Google's partners in this new venture are the National Geographic Society, the Scripps Oceanographic Institution and the National Oceanographic and Atmospheric Administration. In fact, a former chief scientist at NOAA, Sylvia Earle, once joked that Google Earth should be called "Google Dirt," because it omitted a majority of the planet's surface. That is no longer the case.

Wednesday, February 4, 2009

{ color: red; }

Sean, Kaylin, Cazzie and newest Cabrini Connections and Tech Club member Elijah continued on with their quest to create websites.

Old pro Sean decided his text buttons were just too ugly for his site and quickly opened up Photoshop to create some cool looking graphics for his buttons. He and Steve worked on adding in some pretty neat effects and the result was worth the effort. Sean is just owning this project, which I can see as his site is moving forward.

Meanwhile, Kaylin, Cazzie and Elijah started learning the basics with HTML. We focused on an introduction to CSS, mainly taking about background and text colors. Specifically, we discussed:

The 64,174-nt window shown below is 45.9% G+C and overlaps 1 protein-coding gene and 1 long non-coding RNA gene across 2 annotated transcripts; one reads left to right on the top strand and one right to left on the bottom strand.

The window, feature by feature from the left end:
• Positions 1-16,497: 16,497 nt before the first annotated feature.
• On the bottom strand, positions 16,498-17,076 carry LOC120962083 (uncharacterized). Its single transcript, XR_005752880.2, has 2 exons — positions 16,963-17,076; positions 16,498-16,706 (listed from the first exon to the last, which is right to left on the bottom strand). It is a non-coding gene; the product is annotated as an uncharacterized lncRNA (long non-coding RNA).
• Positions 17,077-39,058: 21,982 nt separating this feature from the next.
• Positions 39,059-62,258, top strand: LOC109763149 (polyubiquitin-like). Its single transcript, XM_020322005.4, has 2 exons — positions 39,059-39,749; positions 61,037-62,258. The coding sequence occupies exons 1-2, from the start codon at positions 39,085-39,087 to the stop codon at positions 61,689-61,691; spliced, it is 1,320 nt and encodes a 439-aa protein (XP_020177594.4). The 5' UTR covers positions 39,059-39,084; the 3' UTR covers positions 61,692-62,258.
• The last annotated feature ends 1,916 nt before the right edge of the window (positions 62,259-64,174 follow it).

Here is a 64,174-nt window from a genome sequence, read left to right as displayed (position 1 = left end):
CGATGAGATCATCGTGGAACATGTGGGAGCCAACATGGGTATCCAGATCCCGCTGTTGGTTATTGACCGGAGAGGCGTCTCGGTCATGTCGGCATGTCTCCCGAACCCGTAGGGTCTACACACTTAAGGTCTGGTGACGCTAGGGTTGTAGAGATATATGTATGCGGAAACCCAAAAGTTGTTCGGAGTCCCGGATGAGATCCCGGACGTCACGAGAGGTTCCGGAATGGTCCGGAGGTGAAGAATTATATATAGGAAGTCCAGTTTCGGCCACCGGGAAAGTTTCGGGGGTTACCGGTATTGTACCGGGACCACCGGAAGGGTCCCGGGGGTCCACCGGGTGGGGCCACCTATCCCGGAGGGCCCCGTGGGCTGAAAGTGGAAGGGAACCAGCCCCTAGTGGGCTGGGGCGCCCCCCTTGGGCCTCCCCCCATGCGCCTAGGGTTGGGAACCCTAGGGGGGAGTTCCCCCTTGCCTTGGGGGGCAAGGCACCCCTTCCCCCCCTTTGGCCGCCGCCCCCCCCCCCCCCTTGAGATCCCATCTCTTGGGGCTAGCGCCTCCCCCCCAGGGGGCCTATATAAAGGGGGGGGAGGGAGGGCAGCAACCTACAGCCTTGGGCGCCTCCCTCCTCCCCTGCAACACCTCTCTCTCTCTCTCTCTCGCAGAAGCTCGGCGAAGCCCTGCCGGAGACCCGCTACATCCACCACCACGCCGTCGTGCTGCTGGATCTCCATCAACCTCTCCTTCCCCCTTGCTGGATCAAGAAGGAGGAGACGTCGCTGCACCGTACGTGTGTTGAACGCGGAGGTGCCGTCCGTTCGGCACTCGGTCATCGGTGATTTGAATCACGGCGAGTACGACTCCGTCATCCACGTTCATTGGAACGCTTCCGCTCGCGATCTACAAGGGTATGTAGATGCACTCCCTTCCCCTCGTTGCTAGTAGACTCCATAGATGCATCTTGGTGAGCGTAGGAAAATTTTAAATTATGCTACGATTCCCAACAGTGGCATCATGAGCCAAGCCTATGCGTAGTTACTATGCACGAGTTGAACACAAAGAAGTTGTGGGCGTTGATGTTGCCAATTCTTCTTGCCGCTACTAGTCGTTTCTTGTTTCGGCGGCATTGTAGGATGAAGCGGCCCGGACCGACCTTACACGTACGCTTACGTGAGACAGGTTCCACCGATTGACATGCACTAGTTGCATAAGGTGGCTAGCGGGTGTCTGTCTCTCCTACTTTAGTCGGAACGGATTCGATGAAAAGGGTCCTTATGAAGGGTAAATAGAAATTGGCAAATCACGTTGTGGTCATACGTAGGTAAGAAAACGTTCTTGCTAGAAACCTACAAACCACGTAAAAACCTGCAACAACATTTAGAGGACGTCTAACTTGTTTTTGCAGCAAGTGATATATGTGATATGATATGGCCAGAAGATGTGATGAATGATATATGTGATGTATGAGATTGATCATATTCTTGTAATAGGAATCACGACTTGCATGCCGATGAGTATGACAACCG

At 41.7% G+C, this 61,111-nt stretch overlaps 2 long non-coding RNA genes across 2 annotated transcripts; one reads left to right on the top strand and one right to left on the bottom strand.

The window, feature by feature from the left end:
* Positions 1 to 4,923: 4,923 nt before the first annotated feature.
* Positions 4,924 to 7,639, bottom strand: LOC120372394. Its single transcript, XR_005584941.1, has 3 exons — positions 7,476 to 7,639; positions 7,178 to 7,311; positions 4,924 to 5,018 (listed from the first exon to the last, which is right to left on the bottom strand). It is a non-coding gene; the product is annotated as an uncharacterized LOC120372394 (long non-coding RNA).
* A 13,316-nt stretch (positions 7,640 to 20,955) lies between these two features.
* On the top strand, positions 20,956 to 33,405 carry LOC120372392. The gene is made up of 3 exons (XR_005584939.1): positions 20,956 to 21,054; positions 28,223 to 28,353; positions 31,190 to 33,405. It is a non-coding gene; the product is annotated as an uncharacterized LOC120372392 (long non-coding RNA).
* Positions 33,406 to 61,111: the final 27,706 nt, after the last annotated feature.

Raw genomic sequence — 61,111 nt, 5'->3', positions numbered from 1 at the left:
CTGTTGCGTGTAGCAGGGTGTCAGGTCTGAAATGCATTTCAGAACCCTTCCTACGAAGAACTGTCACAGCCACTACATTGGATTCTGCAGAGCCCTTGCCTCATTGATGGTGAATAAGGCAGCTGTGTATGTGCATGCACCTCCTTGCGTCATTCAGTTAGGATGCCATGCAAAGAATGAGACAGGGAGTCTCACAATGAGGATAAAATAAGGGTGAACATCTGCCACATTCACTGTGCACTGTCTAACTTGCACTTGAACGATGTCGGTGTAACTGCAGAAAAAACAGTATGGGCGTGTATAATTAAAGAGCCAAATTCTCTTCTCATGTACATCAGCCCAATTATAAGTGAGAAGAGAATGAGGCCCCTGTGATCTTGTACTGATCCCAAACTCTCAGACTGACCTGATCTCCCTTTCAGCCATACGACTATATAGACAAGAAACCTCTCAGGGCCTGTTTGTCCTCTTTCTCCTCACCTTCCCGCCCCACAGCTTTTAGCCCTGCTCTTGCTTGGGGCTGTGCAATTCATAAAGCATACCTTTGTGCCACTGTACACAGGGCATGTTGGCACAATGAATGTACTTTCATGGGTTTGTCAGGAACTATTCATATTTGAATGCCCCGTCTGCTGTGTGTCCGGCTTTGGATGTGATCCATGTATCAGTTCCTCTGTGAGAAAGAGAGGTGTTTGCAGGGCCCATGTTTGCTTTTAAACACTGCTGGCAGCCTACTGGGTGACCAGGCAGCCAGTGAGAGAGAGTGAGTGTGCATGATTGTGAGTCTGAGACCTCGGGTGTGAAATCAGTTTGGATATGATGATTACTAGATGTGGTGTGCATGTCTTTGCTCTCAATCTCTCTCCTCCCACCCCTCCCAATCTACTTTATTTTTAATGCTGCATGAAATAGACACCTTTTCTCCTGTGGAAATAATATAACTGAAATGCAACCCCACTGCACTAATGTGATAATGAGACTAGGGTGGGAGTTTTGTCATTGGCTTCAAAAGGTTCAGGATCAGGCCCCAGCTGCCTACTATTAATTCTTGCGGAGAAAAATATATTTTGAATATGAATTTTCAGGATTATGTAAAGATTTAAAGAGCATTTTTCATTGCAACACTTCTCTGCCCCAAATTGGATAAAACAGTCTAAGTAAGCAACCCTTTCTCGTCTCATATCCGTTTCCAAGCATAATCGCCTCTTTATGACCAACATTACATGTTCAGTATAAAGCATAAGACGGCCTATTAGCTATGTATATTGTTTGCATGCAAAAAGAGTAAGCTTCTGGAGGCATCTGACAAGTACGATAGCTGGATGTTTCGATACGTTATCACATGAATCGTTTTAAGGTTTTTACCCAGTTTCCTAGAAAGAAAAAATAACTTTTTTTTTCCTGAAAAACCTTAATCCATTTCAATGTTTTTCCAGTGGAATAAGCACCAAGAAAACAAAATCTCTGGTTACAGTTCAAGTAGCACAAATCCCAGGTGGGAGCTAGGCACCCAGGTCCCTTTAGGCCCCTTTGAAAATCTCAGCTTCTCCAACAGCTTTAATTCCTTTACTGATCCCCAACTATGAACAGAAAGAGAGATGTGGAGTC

and how to make a defined style be applied globally or just to one HTML element.

They soon had their first web page up and then spent some time changing colors and text in their code and seeing how it would display in a browser. There were some errors, but that's part of programming and after some troubleshooting, figured out their mistakes and the correct page was soon visible.

All in all I'm very proud of how quickly they've picked up on the essentials and look forward to seeing how they turn the basics into a site; and how Sean continues to build out his design vision. Tuesday nights at Cabrini Connections are very exciting!!!

Tuesday, February 3, 2009

Track that Bus!

CTA bus tracker